Franchising may be of interest to an entrepreneurial-minded person who does not want to take the risk of starting up a new business from scratch or buy an existing business. Owning a franchise is when a person pays an initial fee (and ongoing royalties) to purchase the rights to use a company’s trademark, ongoing support from the franchisor and most importantly, the right to use the franchisor’s system of doing business—which includes the sale of its products or services.
The following is a list of various pros and cons of opening a franchise business, as compiled by the start-up experts at Entrepreneur.com.
Corporate/Brand Image: When a business owner decides to invest in a franchise, s/he gains the advantage of the brand name that is associated with the same. Consumers are well aware of the brand and are comfortable with making their purchase due to the familiarity. This also reduces costs of creating and advertising a completely new brand in the marketplace. For example, buying a Starbucks franchise would result into a direct association with trust and renowned coffee.
Established Systems: One of the biggest advantages of franchising is the support that the franchisee receives from the franchisor. As the company is well established, it allows the franchisee to mimic the day-to-day operating activities, which includes inventory control, recruiting processes, and accounting systems. This eliminates the trial and error method and therefore, results in lower costs.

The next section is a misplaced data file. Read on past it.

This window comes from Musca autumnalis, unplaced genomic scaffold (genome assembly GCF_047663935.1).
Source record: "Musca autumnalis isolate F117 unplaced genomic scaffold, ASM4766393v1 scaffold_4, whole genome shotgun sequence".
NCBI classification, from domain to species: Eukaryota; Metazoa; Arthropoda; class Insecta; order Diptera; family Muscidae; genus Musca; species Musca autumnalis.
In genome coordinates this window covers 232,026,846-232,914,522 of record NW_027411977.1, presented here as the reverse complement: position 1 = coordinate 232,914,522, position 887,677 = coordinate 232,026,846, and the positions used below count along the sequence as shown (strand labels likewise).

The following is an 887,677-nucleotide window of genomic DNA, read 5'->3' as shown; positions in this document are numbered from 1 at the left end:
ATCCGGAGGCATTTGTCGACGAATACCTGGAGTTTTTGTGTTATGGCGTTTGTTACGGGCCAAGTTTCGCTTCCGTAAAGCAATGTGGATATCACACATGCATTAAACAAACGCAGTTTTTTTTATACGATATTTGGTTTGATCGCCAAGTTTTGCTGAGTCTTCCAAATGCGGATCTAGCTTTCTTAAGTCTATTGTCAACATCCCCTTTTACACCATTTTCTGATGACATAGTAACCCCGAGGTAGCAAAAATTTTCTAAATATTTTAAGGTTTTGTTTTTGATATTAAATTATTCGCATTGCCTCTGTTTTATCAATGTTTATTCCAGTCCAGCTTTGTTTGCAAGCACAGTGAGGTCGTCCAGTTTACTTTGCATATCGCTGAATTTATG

Time Management: When purchasing a franchise, entrepreneurs can focus on other aspects of the venture rather than developing the business model. This can help to save time and allows the owner to focus on aspects such as marketing, promotions and providing excellent customer service.
One of the greatest benefits of opening a franchise is established brand recognition, along with a tried and true operations system for running the business. Some franchisees that have great success opening a branch in their location choose to open one or more multiple branches, ultimately leading to more responsibilities and, in successful cases, additional revenue.
Lack of Flexibility: Due to the already-established operating system, some franchisor refuses to provide flexibility to a franchisee. Because there is a set of rules and operating procedures in place, they must be followed accordingly, which can cause conflicts between the two parties in relation to the degree of control in the business.
Cost of Advertisement: There is usually a set fee for advertising, either on a national or regional level (and most franchisors require a certain amount to be contributed from each franchise). However, many franchises receive high-visibility benefits during a national campaign, which can be beneficial for a franchise’s bottom line.
Royalties: Apart from the initial start up cost, franchisee owners have to pay certain percentage of their revenue to the franchisor every month or year, regardless of the profitability of the business. Specific royalty fees will be determined within the franchise contract. These royalties are normally charged due to the support provided by the franchisor.
Are you a franchise owner? What factors went into your decision to purchase a franchise? Please feel free to share some pros/cons that you came across in the purchase process!
To read more about the in’s and out’s of franchising, you may visit http://www.entrepreneur.com/article/36328#.
Thanks for reading, and until next time… stay WISE!